Police departments stockpile personal information on millions of innocent Americans

In an investigation into the nation’s 50 largest police departments, The Post and Courier of Charleston, South Carolina found that the personal information of millions of innocent Americans is being stockpiled in police databases around the country. The information is being compiled through field interviews, where police officers take notes from routine stops or conversations…

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Secrecy and defense concerns surround cell phone trackers used by Maryland police

Police agencies across Maryland are using cell site simulators, a controversial intelligence device that allows them to track cell phones. Police agencies in seven counties closest to the Washington and Baltimore regions have spent at least $2.8 million on this type of equipment, according to an investigation by Capital News Service.  Records and documents show…

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Police secretly track cellphones to solve routine crimes

In one case after another, USA TODAY found police in Baltimore and other cities used the phone tracker, commonly known as a stingray, to locate the perpetrators of routine street crimes and frequently concealed that fact from the suspects, their lawyers and even judges. In the process, they quietly transformed a form of surveillance billed as…

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Security camera feeds at schools, jails easily accessible to the public

Hundreds of thousands of security camera feeds could be open to anyone with an Internet browser, according to a Scripps national investigation. Scripps found schools, jails and stores all with easily accessible video feeds. A security researcher interviewed as part of the investigation reported that three out of four cameras he studied were not secure.…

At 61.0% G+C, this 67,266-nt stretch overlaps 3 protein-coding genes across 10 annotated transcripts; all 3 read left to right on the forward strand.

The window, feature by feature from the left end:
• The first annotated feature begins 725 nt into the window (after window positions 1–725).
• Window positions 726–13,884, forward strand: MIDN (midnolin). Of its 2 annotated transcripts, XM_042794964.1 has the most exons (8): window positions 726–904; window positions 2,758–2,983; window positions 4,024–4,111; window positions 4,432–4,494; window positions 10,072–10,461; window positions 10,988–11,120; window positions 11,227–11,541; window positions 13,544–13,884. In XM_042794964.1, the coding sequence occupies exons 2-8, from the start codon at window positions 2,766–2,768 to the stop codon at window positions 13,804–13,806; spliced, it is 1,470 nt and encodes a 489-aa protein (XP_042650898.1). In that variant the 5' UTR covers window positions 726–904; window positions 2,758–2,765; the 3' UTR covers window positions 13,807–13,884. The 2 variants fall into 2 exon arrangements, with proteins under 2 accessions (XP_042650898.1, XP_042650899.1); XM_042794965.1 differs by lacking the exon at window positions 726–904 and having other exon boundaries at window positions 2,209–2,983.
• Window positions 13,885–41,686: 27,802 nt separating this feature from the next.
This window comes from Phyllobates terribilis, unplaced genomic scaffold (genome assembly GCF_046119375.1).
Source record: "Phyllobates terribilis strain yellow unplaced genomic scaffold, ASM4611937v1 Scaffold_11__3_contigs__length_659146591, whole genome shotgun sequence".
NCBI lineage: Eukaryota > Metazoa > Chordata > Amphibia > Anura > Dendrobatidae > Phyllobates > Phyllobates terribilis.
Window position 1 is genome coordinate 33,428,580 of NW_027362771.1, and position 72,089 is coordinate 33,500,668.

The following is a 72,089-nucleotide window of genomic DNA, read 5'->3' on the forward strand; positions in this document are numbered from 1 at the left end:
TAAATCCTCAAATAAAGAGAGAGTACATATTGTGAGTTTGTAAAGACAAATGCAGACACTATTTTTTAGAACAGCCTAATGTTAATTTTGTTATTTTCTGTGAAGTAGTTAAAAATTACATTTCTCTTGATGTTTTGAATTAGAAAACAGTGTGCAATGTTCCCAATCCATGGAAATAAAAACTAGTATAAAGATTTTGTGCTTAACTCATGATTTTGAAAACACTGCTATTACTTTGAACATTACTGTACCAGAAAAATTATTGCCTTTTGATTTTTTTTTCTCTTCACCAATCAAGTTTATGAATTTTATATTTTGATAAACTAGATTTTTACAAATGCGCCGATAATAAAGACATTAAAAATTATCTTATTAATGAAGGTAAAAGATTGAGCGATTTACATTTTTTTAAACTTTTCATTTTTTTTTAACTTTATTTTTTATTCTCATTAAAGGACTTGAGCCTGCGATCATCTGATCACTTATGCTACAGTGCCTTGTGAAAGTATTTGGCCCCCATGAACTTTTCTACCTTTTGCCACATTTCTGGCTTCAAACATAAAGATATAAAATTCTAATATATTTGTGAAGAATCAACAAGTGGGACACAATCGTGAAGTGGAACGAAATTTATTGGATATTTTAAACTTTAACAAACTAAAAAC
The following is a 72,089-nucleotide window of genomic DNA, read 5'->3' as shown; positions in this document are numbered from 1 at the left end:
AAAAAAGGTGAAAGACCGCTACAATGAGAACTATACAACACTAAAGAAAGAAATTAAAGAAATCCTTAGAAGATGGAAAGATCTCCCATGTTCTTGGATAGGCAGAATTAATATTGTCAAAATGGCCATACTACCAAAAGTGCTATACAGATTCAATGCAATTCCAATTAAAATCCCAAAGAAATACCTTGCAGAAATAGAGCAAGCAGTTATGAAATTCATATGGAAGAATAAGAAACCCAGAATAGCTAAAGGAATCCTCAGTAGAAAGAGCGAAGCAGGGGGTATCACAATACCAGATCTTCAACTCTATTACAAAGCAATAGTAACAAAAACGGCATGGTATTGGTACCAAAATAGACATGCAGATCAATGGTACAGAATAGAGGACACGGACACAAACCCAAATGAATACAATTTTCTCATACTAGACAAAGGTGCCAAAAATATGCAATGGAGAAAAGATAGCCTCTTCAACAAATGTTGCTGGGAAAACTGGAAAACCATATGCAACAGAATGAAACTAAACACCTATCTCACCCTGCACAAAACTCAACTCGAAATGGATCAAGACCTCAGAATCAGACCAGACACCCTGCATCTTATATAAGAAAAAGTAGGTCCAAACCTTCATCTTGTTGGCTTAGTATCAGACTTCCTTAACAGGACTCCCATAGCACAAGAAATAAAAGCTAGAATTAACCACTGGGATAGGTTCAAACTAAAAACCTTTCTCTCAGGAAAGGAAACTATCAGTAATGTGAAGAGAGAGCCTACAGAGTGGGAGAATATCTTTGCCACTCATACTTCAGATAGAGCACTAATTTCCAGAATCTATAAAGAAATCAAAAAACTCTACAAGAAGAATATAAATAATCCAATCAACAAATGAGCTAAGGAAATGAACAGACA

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Ignoring the terror within

While the number of domestic terror incidents increases, law enforcement agencies are doing less to catch domestic extremists, a year-long investigation by the Kansas City Star has found. The investigation revealed that after Sept. 11, 2001, law enforcement agencies turned their attention toward stopping foreign terrorism at a degree that deemphasized efforts to stop domestic…

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U.S. secretly tracked billions of calls for decades

The U.S. government started keeping secret records of Americans’ international telephone calls nearly a decade before the Sept. 11 terrorist attacks, harvesting billions of calls in a program that provided a blueprint for the far broader National Security Agency surveillance that followed. According to an investigation by USA TODAY, for more than two decades, the Justice Department…

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Extra Extra Monday: Peace Corps medical care, homeless students in the suburbs, license plate cameras

Trail of medical missteps in a Peace Corps death | The New York Times A Peace Corps spokeswoman called Nick Castle’s death, from a gastrointestinal illness, “a tragic experience.” To examine its own conduct, the agency took the unusual step of engaging an outside American expert, whose report concluded that despite medical missteps by a…

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Red light cameras tag thousands for undeserved tickets

Thousands of Chicago drivers have been tagged with $100 red light fines they did not deserve, targeted by robotic cameras during a series of sudden spikes in tickets that city officials say they cannot explain, a Chicago Tribune investigation has found. The Tribune’s analysis of more than 4 million tickets issued since 2007 and a…

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Commissioner uses Tennessee state troopers as chauffeurs

Tennessee Safety Commissioner Bill Gibbons is using state troopers as chauffeurs, according to a hidden-camera investigation by WTVF-Nashville. State officials stand by the decision, saying that the commissioner’s time is valuable and that the drivers provide more time for him to answer emails. Emails show that troopers drove Gibbons at least 31 times in a…

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Plans to expand scope of license-plate readers alarm privacy advocates

Documents obtained by The Center for Investigative Reporting show that a leading maker of license-plate readers wants to merge the vehicle identification technology with other sources of identifying information, alarming privacy advocates. Vigilant Solutions is pushing a system that eventually could help fuse public records, license plates and facial recognition databases for police in the…

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